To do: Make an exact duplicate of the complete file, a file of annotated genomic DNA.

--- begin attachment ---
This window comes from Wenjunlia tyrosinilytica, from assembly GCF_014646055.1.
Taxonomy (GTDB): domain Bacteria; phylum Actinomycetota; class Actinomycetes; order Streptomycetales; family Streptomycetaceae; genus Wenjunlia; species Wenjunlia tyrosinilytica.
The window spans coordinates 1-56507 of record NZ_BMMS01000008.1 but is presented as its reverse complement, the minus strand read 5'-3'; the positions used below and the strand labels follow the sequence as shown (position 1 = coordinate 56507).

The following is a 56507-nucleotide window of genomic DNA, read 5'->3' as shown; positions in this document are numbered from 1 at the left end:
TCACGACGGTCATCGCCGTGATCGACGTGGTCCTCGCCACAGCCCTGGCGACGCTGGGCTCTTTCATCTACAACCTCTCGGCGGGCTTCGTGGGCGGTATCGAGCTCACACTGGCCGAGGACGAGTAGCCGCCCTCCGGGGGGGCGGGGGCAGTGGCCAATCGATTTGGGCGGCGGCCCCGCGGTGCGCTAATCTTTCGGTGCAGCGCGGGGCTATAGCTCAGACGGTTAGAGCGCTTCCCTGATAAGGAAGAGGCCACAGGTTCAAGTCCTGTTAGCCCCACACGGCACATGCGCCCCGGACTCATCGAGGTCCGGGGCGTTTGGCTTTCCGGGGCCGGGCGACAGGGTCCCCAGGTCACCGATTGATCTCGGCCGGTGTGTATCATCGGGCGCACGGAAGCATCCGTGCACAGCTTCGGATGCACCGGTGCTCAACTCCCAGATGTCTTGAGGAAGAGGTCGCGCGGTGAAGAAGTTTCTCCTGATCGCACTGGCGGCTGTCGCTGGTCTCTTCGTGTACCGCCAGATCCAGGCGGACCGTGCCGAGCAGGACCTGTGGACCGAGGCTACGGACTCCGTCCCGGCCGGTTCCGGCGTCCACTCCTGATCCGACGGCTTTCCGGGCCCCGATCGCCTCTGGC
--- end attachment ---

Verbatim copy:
This window comes from Wenjunlia tyrosinilytica, from assembly GCF_014646055.1.
Taxonomy (GTDB): domain Bacteria; phylum Actinomycetota; class Actinomycetes; order Streptomycetales; family Streptomycetaceae; genus Wenjunlia; species Wenjunlia tyrosinilytica.
The window spans coordinates 1-56507 of record NZ_BMMS01000008.1 but is presented as its reverse complement, the minus strand read 5'-3'; the positions used below and the strand labels follow the sequence as shown (position 1 = coordinate 56507).

The following is a 56507-nucleotide window of genomic DNA, read 5'->3' as shown; positions in this document are numbered from 1 at the left end:
TCACGACGGTCATCGCCGTGATCGACGTGGTCCTCGCCACAGCCCTGGCGACGCTGGGCTCTTTCATCTACAACCTCTCGGCGGGCTTCGTGGGCGGTATCGAGCTCACACTGGCCGAGGACGAGTAGCCGCCCTCCGGGGGGGCGGGGGCAGTGGCCAATCGATTTGGGCGGCGGCCCCGCGGTGCGCTAATCTTTCGGTGCAGCGCGGGGCTATAGCTCAGACGGTTAGAGCGCTTCCCTGATAAGGAAGAGGCCACAGGTTCAAGTCCTGTTAGCCCCACACGGCACATGCGCCCCGGACTCATCGAGGTCCGGGGCGTTTGGCTTTCCGGGGCCGGGCGACAGGGTCCCCAGGTCACCGATTGATCTCGGCCGGTGTGTATCATCGGGCGCACGGAAGCATCCGTGCACAGCTTCGGATGCACCGGTGCTCAACTCCCAGATGTCTTGAGGAAGAGGTCGCGCGGTGAAGAAGTTTCTCCTGATCGCACTGGCGGCTGTCGCTGGTCTCTTCGTGTACCGCCAGATCCAGGCGGACCGTGCCGAGCAGGACCTGTGGACCGAGGCTACGGACTCCGTCCCGGCCGGTTCCGGCGTCCACTCCTGATCCGACGGCTTTCCGGGCCCCGATCGCCTCTGGC